The Union for Reform Judaism convenes early next month in Toronto for its Biennial Convention, and the United Synagogue of Conservative Judaism will follow with its biennial in December. These gatherings are opportunities for the two largest denominations in North American Judaism to take stock of the big picture. Looking at the big picture should also involve examining its frame: the ways we think and talk about our Judaism.
Cognitive linguist George Lakoff has argued that the Republican Party’s ascent over the last three decades was due to the ways in which conservative frames dominated American political discourse. Even when liberal candidates have taken opposing positions, they have defined their positions in terms of the Republican frames (such as “tax relief” or “the war on terror”). It was hard for Democrats to win when they let Republicans establish the terms of the debate.
Similarly, religiously liberal Jews (Reform, Conservative, Reconstructionist, nondenominational, etc.) frequently suffer from a deficiency in framing when talking about their Jewish ideologies and practices. Consciously or unconsciously, liberal Jews often invoke frames that implicitly establish Orthodox Judaism as normative and set up their own forms of Judaism in comparison with Orthodoxy.
The remedy is clear: For liberal Judaism to thrive, it must develop frames to see itself as authentic on its own terms. Orthodox Jews aren’t doing anything wrong by viewing Judaism through Orthodox frames, but we as liberal Jews are missing an opportunity by failing to see Judaism through our own liberal Jewish values.
This framing problem manifests itself in subtle ways. When we refer to Jews of other denominations as “more religious” or “more observant,” we undermine our own standards of religious observance, and judge ourselves on a scale external to our own Judaism.
Consider this phrase: “I’m not shomer Shabbat: Every week I light candles after sundown and then drive to synagogue.” The speaker obviously observes Shabbat but is allowing someone else to define what Shabbat observance means.
Furthermore, one version of this frame (problematic even for Orthodox Jews) equates “religious observance” solely with ritual observance. That’s how convicted felon Jack Abramoff can be labeled as an “observant Jew” despite violating many of the Torah’s ethical commandments.
These frames can even infect language intended to be inclusive. When supposedly pluralistic Jewish organizations claim to be open to “Jews of all levels of observance,” they are stipulating a hierarchy of observance in which some forms of Jewish observance are at a higher level and others are at a lower level. Such organizations may be sincere in welcoming everyone, but they are indistinguishable in that respect from Chabad. When the Conservative-affiliated Camp Ramah in Israel writes on its Web site about Jews “from Orthodox to secular and everything in between,” it is collapsing all the diversity of Judaism onto a single linear spectrum, where everyone is measured on a scale from 0 to Orthodox. In actuality, the liberal streams of Judaism have distinctive philosophies of their own and are not merely “in between” Orthodox and secular.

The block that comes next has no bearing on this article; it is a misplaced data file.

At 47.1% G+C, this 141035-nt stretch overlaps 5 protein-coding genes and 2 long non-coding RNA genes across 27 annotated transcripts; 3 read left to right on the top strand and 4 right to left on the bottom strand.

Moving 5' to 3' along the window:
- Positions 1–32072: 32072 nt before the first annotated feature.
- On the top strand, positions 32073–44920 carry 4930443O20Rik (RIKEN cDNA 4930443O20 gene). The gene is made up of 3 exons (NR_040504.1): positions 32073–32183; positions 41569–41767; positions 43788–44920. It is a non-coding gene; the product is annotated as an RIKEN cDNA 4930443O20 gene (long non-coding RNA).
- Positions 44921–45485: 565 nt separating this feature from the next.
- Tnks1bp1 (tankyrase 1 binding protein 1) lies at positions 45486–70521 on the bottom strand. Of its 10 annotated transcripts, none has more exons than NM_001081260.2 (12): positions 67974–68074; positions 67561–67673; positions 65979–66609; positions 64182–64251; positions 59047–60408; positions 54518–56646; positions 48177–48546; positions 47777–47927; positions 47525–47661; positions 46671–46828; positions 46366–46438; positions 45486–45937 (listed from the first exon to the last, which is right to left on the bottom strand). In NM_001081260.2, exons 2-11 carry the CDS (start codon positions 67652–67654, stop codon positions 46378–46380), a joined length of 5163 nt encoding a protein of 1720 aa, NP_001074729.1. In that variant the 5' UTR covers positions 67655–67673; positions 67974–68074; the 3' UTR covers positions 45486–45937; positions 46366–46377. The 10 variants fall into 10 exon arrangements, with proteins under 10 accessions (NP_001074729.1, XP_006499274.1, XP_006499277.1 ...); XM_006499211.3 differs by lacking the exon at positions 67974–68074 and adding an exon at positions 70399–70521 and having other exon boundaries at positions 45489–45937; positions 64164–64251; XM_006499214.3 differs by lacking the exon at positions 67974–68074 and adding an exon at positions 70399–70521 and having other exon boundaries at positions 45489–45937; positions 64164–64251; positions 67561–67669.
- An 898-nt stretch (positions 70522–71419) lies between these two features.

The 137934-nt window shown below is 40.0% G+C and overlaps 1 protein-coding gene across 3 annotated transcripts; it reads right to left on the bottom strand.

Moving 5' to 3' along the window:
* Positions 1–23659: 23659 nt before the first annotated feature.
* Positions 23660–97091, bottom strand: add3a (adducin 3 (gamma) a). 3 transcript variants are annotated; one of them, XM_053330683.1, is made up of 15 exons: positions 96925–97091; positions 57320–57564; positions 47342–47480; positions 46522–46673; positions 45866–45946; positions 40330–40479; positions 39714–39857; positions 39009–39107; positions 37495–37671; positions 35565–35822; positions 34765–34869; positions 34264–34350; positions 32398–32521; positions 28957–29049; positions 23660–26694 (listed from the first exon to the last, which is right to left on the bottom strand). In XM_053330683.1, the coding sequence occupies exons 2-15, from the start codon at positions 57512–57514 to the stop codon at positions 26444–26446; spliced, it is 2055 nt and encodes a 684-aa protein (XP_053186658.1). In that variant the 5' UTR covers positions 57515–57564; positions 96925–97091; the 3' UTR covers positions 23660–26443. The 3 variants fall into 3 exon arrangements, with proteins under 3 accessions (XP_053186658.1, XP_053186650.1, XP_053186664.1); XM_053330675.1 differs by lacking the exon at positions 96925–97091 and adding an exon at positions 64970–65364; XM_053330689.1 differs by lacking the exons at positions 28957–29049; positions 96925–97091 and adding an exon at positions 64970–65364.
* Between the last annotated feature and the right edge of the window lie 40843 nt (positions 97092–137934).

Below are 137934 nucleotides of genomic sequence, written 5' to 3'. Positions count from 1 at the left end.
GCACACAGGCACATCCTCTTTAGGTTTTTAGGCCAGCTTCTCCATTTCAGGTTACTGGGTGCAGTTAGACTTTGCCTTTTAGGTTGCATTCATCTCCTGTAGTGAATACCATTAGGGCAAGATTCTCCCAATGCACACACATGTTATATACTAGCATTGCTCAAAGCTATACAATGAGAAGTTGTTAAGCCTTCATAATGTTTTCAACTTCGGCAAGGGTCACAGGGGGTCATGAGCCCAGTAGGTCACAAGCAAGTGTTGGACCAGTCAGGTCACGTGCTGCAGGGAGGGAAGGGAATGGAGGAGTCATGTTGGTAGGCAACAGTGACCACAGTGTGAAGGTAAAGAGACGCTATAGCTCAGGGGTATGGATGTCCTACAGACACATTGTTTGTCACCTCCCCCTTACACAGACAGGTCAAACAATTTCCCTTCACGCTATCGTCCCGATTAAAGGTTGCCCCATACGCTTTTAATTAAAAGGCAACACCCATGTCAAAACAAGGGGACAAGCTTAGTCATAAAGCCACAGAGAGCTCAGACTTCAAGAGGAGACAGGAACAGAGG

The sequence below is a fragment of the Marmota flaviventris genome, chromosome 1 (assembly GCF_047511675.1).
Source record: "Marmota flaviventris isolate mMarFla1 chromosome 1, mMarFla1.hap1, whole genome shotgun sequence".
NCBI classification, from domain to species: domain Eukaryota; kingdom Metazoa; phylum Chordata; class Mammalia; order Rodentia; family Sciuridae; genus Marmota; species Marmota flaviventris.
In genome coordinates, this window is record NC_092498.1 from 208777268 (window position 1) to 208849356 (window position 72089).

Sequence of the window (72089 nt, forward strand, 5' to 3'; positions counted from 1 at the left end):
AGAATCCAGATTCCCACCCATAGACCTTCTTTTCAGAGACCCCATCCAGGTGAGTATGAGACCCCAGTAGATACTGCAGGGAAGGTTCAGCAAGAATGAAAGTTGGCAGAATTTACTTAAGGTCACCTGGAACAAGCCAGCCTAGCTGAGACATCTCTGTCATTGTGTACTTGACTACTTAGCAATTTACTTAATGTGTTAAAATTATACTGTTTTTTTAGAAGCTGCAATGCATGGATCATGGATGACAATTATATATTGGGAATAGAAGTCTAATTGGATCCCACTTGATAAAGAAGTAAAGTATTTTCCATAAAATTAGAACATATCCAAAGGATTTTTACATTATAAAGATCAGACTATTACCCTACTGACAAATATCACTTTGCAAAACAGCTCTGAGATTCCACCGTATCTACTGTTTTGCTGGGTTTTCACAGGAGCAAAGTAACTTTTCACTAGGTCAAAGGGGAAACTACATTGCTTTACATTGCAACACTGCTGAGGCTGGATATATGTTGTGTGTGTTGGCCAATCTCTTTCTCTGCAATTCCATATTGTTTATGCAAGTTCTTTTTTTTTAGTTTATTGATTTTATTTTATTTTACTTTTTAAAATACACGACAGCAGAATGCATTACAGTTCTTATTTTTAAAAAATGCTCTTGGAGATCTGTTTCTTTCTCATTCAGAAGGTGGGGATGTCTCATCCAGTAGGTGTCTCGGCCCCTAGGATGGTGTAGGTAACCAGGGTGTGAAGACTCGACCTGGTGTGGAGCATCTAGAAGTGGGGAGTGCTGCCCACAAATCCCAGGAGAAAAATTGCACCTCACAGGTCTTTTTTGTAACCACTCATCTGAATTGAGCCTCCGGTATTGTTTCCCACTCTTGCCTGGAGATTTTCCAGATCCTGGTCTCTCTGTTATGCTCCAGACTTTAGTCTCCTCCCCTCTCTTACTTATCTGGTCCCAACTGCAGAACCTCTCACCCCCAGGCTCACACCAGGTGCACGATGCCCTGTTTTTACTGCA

So what can be done about this problem? Being careful about our words is necessary but not sufficient; the solution must also be about ideas. It is not enough to take the sentence “Orthodox Judaism is more religious than liberal Judaism” and replace “religious” with a more acceptable synonym. We need to eliminate the idea that Orthodox Judaism is more anything and liberal Judaism is less anything.
The liberal streams of Judaism should articulate visions of Judaism that do not depend on explicit or implicit comparisons to other contemporary movements and offer instead a picture of how we would think about Judaism if we were the only Jews on earth. These visions would provide a path to being a fully actualized religious Jew within each liberal stream, rather than advancing the perception that someone who wants to be “more religious” has to go elsewhere.